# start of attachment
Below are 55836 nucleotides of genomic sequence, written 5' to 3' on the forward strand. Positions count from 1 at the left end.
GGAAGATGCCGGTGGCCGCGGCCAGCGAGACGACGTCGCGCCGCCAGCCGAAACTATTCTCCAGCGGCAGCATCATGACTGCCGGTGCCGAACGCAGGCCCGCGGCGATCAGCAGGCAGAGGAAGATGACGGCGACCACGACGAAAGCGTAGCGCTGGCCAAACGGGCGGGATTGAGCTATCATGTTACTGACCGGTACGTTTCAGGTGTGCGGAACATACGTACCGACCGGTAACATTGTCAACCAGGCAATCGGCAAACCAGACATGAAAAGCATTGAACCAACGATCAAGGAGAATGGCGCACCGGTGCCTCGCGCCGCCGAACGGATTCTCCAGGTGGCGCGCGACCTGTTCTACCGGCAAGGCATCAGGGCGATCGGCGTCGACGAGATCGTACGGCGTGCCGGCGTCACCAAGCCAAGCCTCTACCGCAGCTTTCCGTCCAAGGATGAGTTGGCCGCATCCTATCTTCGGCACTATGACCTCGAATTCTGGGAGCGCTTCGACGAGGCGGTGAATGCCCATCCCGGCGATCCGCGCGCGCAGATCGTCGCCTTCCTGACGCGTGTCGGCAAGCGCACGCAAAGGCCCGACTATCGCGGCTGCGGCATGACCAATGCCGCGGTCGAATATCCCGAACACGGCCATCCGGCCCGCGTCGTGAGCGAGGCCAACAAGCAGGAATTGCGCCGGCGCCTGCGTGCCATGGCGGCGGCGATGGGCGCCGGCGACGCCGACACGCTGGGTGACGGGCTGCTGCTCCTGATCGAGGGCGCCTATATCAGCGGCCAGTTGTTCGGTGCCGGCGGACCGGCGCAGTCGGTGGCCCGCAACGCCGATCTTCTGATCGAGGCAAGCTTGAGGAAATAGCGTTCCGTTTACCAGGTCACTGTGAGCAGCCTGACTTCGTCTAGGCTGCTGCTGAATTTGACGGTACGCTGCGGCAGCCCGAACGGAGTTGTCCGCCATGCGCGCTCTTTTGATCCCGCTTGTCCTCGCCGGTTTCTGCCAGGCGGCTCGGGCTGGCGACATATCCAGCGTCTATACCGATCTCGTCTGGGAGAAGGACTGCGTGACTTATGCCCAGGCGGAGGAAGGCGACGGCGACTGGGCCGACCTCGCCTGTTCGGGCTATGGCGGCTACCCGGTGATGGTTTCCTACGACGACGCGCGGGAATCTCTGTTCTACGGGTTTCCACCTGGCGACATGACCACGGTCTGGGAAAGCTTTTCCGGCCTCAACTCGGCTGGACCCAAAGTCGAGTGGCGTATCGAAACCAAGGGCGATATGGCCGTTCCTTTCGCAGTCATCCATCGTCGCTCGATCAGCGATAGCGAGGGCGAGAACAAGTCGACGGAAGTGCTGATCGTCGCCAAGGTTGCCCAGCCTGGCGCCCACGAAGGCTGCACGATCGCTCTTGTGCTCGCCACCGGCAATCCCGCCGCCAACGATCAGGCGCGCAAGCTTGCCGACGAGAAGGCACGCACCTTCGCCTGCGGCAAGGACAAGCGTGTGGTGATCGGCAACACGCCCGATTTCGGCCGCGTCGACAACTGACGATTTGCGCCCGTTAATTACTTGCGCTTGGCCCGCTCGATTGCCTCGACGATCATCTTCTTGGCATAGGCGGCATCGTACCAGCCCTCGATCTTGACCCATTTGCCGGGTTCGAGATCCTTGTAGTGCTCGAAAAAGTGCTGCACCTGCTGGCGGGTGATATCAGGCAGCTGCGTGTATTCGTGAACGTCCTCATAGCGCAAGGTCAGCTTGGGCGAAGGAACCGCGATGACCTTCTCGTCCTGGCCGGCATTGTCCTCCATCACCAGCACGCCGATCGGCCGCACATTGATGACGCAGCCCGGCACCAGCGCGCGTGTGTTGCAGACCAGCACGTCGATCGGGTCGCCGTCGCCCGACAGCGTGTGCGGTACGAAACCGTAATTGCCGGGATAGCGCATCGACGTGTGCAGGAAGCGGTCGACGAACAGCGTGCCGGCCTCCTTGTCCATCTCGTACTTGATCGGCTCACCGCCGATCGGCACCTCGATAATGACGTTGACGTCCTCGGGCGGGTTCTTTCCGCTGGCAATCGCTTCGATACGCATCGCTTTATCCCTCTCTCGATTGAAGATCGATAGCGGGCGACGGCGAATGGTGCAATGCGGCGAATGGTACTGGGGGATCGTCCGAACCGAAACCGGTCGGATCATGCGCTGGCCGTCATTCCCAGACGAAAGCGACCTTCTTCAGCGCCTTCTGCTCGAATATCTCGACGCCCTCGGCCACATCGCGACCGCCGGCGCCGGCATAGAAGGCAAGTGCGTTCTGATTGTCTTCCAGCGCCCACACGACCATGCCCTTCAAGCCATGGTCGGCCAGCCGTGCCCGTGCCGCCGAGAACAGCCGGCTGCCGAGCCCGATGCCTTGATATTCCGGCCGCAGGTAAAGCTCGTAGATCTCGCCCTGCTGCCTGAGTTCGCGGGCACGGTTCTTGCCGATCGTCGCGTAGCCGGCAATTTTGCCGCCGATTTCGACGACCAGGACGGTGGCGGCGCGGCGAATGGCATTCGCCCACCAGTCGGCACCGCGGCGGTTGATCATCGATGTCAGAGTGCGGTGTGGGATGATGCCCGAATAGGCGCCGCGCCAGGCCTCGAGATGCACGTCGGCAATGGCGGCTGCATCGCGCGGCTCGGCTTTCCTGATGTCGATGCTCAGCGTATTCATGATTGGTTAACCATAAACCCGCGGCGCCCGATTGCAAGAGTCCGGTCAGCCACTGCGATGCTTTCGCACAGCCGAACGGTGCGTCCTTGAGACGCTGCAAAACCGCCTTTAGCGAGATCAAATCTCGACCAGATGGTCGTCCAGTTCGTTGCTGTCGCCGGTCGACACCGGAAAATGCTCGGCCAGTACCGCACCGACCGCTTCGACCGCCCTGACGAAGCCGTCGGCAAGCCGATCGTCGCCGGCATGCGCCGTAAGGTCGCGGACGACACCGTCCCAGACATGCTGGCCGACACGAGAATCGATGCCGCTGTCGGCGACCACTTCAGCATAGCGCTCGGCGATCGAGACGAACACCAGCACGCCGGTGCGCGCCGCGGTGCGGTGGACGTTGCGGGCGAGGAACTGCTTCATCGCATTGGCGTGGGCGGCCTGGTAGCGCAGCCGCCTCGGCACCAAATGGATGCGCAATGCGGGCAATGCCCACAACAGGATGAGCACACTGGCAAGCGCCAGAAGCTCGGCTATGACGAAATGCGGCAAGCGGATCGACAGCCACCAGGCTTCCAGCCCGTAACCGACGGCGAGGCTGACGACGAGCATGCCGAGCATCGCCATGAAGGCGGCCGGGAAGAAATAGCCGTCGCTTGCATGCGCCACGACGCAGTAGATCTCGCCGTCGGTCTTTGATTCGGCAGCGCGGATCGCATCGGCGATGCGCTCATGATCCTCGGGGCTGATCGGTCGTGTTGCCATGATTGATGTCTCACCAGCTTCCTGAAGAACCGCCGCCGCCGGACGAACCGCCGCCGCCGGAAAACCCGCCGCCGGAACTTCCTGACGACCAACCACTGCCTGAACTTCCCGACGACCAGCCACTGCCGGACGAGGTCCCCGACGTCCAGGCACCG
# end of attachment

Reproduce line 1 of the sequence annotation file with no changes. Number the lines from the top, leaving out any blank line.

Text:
Below are 55836 nucleotides of genomic sequence, written 5' to 3' on the forward strand. Positions count from 1 at the left end.